Today the Manchester Ship Canal is a fashionable dockland area developed for leisure, commerce and housing. Affectionately known as the ‘Big Ditch’, it was formally opened by Queen Victoria in May 1894. Manchester was a fast growing city not only because of Lancashire cotton but the city was also strong on engineering and manufacture. Being landlocked, all goods had to be transported by road or rail to Liverpool docks in order to be exported, thus reducing profitability. The Canal brought shipping right into the heart of the city as well as employment not only to industry in general but also to the owners of narrow boats and barges who worked long hours in the canal basin, loading and carrying goods through the network of canals.
The day the Queen came to Manchester was a grand day for Ruby McBride and her young sister and brother. It’s glories fade into insignificance, however, when their mother, Molly, due to illness reluctantly entrusts her beloved children to Ignatious House, and the not-so-tender care of the nuns. Ruby, a rebel at heart, is always on the wrong side of authority. Her chief concern is to keep her promise to take care of Pearl and Billy, but when she is sixteen, the Board of Guardians forces her into marriage and she has to abandon her siblings, vowing she will reunite the family when she can. Convinced that her new husband is a conman, Ruby discovers life on the barge is not at all what she expected. She is furious at being robbed of the chance to be with her childhood sweetheart, Kit Jarvis, so resists Bart’s advances as long as possible. Only when Kit comes back into her life and jealousy between the two men causes events to run out of control, does Ruby realise which one she truly loves. But it takes the Great War for her to fulfil that childhood promise, and not in the expected way . . .
This is an enthralling story of romance and rebellion perfect for fans of Rosie Goodwin and Dilly Court.
‘Charming and exciting. A lovely story by an author with an extraordinary feeling in her writing.’ Bangor Chronicle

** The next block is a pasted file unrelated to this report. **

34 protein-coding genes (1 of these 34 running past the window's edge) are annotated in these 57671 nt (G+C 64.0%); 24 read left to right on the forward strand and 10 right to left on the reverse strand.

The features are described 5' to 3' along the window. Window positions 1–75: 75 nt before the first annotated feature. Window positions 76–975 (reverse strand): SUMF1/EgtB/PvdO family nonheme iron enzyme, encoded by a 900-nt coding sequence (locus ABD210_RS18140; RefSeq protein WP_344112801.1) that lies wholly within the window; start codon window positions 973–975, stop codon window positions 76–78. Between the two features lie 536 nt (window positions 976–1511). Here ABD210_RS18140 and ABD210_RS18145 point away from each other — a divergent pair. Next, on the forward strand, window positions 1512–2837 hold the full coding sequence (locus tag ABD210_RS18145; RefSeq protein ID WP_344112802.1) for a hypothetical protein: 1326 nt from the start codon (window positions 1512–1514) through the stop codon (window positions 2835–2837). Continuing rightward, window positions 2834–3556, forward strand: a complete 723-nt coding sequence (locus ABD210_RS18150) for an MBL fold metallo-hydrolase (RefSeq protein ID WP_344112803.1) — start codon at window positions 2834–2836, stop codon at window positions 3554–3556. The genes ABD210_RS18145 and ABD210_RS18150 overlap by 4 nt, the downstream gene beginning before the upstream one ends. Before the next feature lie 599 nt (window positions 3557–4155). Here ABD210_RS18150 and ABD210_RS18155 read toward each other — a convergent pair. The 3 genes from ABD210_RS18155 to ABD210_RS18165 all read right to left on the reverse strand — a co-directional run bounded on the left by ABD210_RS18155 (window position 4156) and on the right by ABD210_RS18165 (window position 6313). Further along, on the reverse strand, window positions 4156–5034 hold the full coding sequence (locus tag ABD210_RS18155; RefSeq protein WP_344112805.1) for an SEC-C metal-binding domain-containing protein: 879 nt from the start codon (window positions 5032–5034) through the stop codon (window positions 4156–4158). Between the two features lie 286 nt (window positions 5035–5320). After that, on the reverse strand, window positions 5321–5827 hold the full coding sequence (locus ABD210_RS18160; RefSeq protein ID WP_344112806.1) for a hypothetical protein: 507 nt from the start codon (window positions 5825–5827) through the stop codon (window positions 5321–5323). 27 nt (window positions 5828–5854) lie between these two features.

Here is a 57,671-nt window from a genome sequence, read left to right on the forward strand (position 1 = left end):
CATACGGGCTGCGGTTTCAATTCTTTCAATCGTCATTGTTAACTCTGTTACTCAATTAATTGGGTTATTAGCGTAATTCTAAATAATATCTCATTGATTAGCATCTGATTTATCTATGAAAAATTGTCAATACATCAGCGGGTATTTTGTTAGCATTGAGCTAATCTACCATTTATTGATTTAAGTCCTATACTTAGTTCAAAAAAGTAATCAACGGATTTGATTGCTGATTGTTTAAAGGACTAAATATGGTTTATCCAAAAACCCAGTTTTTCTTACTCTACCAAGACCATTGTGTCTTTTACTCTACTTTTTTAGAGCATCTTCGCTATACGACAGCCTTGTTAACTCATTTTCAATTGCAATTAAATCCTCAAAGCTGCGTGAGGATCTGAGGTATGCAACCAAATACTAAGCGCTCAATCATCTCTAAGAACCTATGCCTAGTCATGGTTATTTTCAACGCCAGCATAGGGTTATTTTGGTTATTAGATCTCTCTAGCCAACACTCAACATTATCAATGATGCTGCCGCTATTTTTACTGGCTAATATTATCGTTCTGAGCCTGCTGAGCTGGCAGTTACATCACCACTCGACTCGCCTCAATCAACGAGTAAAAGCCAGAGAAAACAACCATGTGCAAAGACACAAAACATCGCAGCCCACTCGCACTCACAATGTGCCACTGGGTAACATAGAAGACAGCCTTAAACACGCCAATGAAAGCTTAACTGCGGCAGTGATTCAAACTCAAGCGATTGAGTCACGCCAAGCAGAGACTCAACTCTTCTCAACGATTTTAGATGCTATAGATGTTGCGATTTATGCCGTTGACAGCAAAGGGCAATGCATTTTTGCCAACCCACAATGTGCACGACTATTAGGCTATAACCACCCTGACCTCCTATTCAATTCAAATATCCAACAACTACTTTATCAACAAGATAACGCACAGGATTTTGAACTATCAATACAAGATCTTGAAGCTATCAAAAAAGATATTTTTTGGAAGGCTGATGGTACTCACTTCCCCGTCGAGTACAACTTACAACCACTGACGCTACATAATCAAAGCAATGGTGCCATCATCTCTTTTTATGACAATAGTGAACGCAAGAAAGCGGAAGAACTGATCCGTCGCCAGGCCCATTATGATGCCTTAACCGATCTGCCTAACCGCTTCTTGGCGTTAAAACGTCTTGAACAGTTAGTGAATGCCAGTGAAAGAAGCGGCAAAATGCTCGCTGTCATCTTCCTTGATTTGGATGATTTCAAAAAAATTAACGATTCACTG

‘An inspiring novel about accepting change and bravely facing the future.’ The Daily Telegraph
Ruby McBride has always been on the wrong side of authority. The grand opening of the Manchester Ship Canal is set to be a day of unfettered festivity for Ruby and her younger sister and brother. Even Queen Victoria will be in attendance.
But the glories of the ceremony fade into insignificance when their dying mother delivers them to the imposing oak doors of Ignatius House. Abandoned in the not-so-tender care of the nuns, the siblings are soon separated. So when the Board of Guardians force Ruby into a marriage that sends her to a new home upon the Salford waterways, she makes only one vow: to reunite her family whatever the cost.
21 May 1894 ‘Rise and shine, chuck, kettle’s on.
’ Ruby stretched blissfully, then lifted her arms and wrapped them about her mother’s neck in a tight, warm hug. Even if she was nearly eleven, she hoped never to be too old for a morning cuddle. ‘Is this the special day you promised us, Mam?’
‘It is, love, and if you don’t shape yourself, you’ll miss out on a very special breakfast an’ all. I’ve saved a bit of jam to go on us bread and marg this morning.’
The thrill of a day’s holiday from school made Ruby want to shout with joy, and jam on her bread took it into the realms of fantasy. She’d known too many mornings when there’d been no breakfast at all. Inside, she felt a bit sick with the wonder of it, and prayed she wouldn’t disgrace herself by not managing to eat the promised treat.
Molly McBride kissed her daughter and tweaked her snub nose. ‘See you wash yer lovely face and hands especially well this morning. We don’t want Her Majesty to see the McBrides looking anything less than their best, now do we, chuck? Not when she’s come all the way up from London to see us, eh?’
Ruby giggled as her mother gave a huge wink then, one hand at her hip and the other lifting her long cotton skirts, she sashayed away, nose in the air, just as if she were the Queen of England herself. Oh, she was a laugh a minute, her mam. But then she leaned over the table, clinging on to the edge as she started coughing, which quite ruined the effect.
Ruby felt the familiar jolt of panic but said nothing, knowing how her mother hated a fuss or any show of sympathy. ‘I won’t let it rob me of me sparkle,’ she would say, but the cough that had got worse all winter was a constant worry at the back of Ruby’s mind. She felt thankful that summer was almost here, for the warmer weather would surely ease it. And Mam didn’t want her to worry about anything today, not with the Queen herself coming to open the Manchester Ship Canal that had cost millions of pounds to build. ‘The big ditch’, they called it. Folk had been putting up flags and bunting for days, and there was to be a band.
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